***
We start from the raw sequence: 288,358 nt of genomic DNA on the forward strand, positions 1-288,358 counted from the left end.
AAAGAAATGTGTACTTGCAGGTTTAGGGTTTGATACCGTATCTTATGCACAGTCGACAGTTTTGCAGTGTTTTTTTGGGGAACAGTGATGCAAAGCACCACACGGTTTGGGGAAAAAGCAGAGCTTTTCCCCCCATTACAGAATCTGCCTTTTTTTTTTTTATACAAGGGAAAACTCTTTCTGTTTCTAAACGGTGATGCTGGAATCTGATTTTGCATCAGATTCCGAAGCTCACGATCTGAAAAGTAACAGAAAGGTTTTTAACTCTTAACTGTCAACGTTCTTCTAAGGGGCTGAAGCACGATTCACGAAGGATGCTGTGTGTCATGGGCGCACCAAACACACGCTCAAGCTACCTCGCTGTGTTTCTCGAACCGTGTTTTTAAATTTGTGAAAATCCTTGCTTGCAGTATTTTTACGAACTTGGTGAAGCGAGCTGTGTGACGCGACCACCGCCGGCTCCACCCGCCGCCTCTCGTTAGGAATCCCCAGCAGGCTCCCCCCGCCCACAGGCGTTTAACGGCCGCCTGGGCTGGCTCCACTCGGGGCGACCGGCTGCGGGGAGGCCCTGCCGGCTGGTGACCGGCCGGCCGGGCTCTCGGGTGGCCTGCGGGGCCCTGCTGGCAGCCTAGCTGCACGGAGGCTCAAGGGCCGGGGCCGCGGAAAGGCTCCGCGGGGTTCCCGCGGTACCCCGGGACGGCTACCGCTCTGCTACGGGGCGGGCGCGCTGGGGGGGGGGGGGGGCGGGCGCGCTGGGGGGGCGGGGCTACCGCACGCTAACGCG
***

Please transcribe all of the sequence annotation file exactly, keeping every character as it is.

We start from the raw sequence: 288,358 nt of genomic DNA on the forward strand, positions 1-288,358 counted from the left end.
AAAGAAATGTGTACTTGCAGGTTTAGGGTTTGATACCGTATCTTATGCACAGTCGACAGTTTTGCAGTGTTTTTTTGGGGAACAGTGATGCAAAGCACCACACGGTTTGGGGAAAAAGCAGAGCTTTTCCCCCCATTACAGAATCTGCCTTTTTTTTTTTTATACAAGGGAAAACTCTTTCTGTTTCTAAACGGTGATGCTGGAATCTGATTTTGCATCAGATTCCGAAGCTCACGATCTGAAAAGTAACAGAAAGGTTTTTAACTCTTAACTGTCAACGTTCTTCTAAGGGGCTGAAGCACGATTCACGAAGGATGCTGTGTGTCATGGGCGCACCAAACACACGCTCAAGCTACCTCGCTGTGTTTCTCGAACCGTGTTTTTAAATTTGTGAAAATCCTTGCTTGCAGTATTTTTACGAACTTGGTGAAGCGAGCTGTGTGACGCGACCACCGCCGGCTCCACCCGCCGCCTCTCGTTAGGAATCCCCAGCAGGCTCCCCCCGCCCACAGGCGTTTAACGGCCGCCTGGGCTGGCTCCACTCGGGGCGACCGGCTGCGGGGAGGCCCTGCCGGCTGGTGACCGGCCGGCCGGGCTCTCGGGTGGCCTGCGGGGCCCTGCTGGCAGCCTAGCTGCACGGAGGCTCAAGGGCCGGGGCCGCGGAAAGGCTCCGCGGGGTTCCCGCGGTACCCCGGGACGGCTACCGCTCTGCTACGGGGCGGGCGCGCTGGGGGGGGGGGGGGGCGGGCGCGCTGGGGGGGCGGGGCTACCGCACGCTAACGCG